In my course on how revolutions in media production have changed the way we perceive information this semester, we have spent significant time discussing how both the oral word and the printed word altered our understanding of the world around us. For example, we read theories of the rise of the print revolution that contended that with the spread of printed books knowledge was both able to be spread and debated in a more permanent form but as a result also became more unstable. As the course progressed, we thought about the emergence of copyright, the forms books take, and the role of images in how we comprehend information. At the end of the semester, we discussed a variety of ebook readers and apps and their relationship to these questions. In our verbal discussions, we focused almost exclusively on the Kindle and Nook, but as those devices try to mimic the reading experience, I thought it was important for students to experience some of the apps that are trying to reimagine the reading experience. Thus, I had them experiment with two iPad apps – The Tempest and Frankenstein – and blog about their responses to how these apps are changing what it means to “read a book”.
The Tempest is an app aimed at those studying Shakespeare’s play; it contains commentaries by scholars, the ability to take notes, and look up words, and other helpful functions. Frankenstein rewrites the 1818 novel by Mary Shelley into a highly-illustrated “choose-your-own-adventure” novel, allowing readers to direct the plot. The students noted these differences in intent but were often skeptical of the innovative changes to the reading experience and wondered whether or not their experience was a “true” one. Despite growing up in a digital age, they often pined for the traditional paper book and questioned the values behind the digital innovations. For example, one student astutely remarked:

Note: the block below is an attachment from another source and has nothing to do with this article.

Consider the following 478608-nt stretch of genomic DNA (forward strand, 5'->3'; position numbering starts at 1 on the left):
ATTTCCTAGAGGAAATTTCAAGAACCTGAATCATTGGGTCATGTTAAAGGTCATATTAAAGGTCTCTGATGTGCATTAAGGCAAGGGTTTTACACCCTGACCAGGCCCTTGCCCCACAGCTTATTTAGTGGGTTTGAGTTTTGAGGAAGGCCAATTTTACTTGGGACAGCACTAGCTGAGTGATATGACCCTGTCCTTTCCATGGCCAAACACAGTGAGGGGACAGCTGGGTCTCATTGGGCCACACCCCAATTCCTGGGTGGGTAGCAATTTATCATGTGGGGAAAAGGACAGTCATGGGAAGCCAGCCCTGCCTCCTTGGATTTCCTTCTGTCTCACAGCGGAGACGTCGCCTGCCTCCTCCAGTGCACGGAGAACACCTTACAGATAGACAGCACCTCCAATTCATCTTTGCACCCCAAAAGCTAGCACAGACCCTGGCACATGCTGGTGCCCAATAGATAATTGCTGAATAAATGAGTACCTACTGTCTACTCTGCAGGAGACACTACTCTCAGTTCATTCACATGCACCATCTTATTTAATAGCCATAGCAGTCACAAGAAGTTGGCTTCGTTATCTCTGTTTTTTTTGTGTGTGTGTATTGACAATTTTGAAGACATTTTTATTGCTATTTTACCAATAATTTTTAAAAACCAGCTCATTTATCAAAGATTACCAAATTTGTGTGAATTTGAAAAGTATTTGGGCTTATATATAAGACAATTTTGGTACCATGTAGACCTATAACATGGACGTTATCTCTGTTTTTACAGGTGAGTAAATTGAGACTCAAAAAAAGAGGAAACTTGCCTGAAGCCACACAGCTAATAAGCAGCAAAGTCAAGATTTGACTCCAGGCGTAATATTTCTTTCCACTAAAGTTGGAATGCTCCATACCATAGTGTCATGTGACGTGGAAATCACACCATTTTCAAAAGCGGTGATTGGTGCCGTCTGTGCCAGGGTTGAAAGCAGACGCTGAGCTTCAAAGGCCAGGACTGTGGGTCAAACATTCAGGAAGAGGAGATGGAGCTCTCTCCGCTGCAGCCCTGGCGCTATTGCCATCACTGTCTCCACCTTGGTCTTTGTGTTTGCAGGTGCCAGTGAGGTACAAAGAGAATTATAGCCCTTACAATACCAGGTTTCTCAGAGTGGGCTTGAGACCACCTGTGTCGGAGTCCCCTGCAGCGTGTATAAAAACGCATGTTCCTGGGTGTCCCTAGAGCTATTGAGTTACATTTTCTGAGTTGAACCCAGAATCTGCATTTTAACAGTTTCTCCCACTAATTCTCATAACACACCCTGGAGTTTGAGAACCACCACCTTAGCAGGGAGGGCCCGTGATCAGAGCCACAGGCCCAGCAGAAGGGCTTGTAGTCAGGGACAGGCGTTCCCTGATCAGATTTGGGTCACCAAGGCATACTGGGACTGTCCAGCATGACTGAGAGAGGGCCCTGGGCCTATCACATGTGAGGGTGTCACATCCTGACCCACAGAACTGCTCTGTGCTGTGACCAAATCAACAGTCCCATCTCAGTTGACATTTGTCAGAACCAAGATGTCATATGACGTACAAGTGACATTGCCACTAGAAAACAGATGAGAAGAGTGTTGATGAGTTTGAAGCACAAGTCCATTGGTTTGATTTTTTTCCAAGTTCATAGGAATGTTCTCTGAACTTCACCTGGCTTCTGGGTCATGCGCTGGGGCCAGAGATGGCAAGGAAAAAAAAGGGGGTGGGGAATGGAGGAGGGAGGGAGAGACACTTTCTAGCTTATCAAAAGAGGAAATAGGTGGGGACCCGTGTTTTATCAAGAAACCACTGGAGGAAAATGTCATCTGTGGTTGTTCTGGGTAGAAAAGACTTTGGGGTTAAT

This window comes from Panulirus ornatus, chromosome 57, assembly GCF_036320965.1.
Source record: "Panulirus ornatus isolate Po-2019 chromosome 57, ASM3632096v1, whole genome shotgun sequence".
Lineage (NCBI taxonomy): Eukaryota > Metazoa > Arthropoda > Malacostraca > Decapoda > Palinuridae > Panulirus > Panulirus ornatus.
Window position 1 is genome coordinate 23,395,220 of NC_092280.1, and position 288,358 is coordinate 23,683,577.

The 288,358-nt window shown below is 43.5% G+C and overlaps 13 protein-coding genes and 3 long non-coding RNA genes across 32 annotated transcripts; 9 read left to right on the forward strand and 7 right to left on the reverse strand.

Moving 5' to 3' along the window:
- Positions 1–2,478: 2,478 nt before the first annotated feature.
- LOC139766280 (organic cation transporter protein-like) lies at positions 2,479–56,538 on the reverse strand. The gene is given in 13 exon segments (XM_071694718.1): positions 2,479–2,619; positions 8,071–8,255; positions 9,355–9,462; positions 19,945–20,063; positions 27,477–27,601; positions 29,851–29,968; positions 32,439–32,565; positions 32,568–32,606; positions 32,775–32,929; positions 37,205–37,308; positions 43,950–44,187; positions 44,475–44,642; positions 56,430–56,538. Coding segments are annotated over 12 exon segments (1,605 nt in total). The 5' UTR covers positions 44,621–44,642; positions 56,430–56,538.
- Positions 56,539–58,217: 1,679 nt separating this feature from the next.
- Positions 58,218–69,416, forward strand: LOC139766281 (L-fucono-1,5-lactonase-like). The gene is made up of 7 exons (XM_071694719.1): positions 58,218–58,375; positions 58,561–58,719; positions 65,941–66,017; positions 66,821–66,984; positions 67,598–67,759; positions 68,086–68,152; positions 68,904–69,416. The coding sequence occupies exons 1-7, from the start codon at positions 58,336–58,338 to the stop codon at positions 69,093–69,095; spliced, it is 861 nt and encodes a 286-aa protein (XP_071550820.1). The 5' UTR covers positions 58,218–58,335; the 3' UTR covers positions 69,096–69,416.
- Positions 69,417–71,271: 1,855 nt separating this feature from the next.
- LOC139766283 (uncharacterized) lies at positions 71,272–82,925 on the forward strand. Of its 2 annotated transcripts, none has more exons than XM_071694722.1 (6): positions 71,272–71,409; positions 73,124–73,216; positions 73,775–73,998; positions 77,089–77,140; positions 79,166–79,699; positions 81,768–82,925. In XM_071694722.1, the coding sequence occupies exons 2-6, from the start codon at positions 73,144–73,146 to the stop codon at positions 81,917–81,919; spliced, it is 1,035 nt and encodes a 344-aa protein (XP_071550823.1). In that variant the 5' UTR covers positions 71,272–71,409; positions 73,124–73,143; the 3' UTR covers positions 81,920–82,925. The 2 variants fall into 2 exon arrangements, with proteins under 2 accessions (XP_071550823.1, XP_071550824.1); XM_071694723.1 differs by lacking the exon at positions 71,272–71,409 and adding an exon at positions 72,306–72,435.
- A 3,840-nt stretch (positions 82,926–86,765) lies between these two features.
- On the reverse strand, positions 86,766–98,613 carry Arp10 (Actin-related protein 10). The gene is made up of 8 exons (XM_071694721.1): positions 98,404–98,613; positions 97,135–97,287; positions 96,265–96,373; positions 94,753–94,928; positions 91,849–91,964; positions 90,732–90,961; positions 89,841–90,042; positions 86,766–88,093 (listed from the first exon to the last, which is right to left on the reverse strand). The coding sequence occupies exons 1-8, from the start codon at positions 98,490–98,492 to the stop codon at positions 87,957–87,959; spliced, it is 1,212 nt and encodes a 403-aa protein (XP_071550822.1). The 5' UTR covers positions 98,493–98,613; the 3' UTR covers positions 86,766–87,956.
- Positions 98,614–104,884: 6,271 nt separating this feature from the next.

The Tempest application allows one to easily manipulate Shakespeare’s manuscript, which is highly esteemed and especially old, yet allows one to have complete control over altering the manuscript. The reality that it is so simple to copy, highlight, and essentially edit the words of this very famous and well known author makes his work seem far more accessible. The option to alter Shakespeare’s famous manuscript with simple movements of one’s hand make this version of Shakespeare’s work seem much less permanent because his work is simply words on a screen, whereas the physical book seems like a much more legitimate form of Shakespeare’s work. Though I can appreciate that these applications make Shakespeare’s work much more widespread and easy to access, the act of converting highly respected work into electronic applications removes some authenticity from the work for me
Another realized the apps’ potential for more than “just reading”, however:
I also thought it was extremely ingenious to be able to select only one of the characters of the play that was talking. You could therefore view all their lines and I can see this being very helpful for actors.
Not every student saw these features as a benefit, though. One, for example, commented:
I found the app for The Tempest to be more distracting. The text is often interrupted with an icon inviting the reader to hear “expert commentary” of watch a slightly unrelated video about movable type. The option of receiving “expert commentary” detracts from the traditional reading experience because rather than forming personal opinions as the narrative unravels, readers are given the option of hearing an “expert” opinion. I felt that this detracted from the personal reading experience when the opinions of other readers interject your own thoughts as you read (even if the interjection is as small as an icon).
Many students voiced what the following student summarized in her poetic statement:
On the other hand, for recreational reading, I believe these e-books take away from a true reading experience. A traditional reading experience is one defined by cradling in two hands a tightly bound book that holds slightly off-white pages spread with typed letter print. Generations of readers have enjoyed the experience of sitting on a couch with a printed book, curling it to the shape of the crevice in their legs, and flipping through it with concrete pages in hand. These quirks of reading a traditional book are how people are able to delve into the enjoyment of reading books for pleasure. The electronic book on the Ipad, The Tempest, alters this experience, as few of the previously mentioned aspects are capable due to its existence behind a screen. With The Tempest application, I could not fold the book, hold the pages, nor hear the sound of a turned page.
I would very much like to expand this investigation of student responses to digital reading and have them read the same work in print, online, on an app and write about the differences. I would also like to spend a semester with students rotating their reading habits to learn how different reading strategies work best on different devices.